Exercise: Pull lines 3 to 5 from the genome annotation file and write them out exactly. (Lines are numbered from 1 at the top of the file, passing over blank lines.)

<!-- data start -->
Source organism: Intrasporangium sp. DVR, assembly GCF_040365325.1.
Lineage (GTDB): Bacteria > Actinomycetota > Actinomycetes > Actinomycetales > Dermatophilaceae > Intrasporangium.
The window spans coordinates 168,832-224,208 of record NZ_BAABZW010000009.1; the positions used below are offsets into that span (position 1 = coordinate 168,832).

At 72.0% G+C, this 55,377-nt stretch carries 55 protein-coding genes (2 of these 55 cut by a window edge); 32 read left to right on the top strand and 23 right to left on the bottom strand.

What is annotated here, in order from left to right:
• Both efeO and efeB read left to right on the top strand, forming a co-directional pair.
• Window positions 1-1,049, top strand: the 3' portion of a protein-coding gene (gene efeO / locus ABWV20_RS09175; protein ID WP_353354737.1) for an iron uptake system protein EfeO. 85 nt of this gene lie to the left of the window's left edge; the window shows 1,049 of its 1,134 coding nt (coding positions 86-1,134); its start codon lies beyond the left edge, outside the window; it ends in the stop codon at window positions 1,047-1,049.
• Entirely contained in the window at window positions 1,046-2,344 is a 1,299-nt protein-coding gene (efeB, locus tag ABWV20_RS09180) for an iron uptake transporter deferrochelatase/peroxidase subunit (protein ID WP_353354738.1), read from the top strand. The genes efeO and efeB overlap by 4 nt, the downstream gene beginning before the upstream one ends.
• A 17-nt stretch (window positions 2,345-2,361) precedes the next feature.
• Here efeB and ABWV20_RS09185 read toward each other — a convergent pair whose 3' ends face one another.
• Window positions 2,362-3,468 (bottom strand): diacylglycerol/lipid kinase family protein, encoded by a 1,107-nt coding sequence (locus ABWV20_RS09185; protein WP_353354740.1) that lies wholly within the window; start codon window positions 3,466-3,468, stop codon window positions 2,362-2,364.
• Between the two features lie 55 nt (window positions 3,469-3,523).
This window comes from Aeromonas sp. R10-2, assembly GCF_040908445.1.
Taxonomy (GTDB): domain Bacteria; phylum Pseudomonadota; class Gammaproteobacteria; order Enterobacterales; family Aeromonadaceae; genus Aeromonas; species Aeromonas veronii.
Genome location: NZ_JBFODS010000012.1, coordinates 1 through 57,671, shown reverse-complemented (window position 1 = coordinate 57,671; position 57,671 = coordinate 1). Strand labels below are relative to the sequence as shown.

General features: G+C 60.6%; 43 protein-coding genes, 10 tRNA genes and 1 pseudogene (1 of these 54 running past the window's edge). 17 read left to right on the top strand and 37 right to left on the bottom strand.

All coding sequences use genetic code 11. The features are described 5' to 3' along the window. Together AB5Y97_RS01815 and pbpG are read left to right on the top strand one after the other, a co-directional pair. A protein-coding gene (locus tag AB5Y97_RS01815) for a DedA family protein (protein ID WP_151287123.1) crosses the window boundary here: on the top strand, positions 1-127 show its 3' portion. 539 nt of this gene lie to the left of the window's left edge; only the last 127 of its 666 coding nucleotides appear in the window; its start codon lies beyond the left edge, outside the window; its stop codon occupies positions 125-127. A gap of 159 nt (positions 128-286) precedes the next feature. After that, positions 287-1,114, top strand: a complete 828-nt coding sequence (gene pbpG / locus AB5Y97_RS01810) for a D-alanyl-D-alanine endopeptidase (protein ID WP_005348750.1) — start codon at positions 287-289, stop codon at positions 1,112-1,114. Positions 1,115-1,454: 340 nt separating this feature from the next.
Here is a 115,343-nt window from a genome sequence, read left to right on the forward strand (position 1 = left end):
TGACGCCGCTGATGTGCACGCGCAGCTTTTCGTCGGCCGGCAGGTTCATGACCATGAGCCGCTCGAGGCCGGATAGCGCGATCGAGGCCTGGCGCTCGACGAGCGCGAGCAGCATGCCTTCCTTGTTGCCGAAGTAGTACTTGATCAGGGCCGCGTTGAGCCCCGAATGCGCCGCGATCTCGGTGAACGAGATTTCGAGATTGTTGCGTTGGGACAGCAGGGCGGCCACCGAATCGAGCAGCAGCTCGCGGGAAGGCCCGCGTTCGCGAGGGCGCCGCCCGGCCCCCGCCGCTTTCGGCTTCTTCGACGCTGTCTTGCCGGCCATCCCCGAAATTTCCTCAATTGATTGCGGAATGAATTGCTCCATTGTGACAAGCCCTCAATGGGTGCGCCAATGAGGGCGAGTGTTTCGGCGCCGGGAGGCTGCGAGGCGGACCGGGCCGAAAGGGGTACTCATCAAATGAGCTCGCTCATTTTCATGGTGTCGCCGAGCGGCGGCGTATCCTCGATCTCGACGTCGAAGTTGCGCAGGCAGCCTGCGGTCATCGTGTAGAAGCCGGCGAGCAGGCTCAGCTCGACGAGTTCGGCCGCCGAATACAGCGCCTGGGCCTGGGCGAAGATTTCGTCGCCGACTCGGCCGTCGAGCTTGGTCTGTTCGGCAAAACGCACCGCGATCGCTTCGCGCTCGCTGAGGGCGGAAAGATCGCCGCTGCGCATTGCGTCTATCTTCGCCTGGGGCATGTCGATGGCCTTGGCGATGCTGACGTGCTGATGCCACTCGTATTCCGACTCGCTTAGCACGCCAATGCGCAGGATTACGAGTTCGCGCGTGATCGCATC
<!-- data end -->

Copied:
The window spans coordinates 168,832-224,208 of record NZ_BAABZW010000009.1; the positions used below are offsets into that span (position 1 = coordinate 168,832).

At 72.0% G+C, this 55,377-nt stretch carries 55 protein-coding genes (2 of these 55 cut by a window edge); 32 read left to right on the top strand and 23 right to left on the bottom strand.

What is annotated here, in order from left to right: